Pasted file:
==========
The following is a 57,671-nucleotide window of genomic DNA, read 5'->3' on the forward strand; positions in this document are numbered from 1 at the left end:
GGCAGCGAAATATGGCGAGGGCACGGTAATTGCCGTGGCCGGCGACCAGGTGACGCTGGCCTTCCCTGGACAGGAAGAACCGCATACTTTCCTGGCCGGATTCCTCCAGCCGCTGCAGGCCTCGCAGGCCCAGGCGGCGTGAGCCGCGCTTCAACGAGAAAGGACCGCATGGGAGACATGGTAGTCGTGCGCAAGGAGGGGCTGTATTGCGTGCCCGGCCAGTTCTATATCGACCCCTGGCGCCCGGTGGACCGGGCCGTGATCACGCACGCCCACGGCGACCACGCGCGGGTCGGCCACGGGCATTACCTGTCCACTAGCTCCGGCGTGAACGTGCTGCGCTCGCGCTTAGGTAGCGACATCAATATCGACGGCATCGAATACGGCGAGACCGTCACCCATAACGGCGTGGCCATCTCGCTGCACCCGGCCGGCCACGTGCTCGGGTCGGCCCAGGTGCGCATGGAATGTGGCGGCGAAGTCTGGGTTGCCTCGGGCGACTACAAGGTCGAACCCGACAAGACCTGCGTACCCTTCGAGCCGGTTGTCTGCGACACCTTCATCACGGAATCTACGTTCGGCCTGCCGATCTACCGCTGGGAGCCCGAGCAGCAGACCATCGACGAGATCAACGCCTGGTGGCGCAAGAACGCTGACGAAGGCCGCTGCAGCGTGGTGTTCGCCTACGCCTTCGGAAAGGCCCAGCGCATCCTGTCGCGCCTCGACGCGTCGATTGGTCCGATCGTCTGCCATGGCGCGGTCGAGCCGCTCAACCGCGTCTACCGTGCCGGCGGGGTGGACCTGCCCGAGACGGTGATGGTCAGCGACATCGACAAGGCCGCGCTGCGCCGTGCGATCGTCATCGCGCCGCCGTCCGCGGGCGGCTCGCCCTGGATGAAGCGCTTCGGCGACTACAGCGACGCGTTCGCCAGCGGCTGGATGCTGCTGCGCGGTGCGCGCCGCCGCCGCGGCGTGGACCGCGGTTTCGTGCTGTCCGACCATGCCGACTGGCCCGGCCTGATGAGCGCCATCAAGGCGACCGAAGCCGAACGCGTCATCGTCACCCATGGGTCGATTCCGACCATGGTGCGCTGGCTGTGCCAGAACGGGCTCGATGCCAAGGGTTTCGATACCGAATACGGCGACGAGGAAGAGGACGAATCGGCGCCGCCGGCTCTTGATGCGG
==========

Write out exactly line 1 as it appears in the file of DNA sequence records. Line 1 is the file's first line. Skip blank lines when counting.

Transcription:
The following is a 57,671-nucleotide window of genomic DNA, read 5'->3' on the forward strand; positions in this document are numbered from 1 at the left end: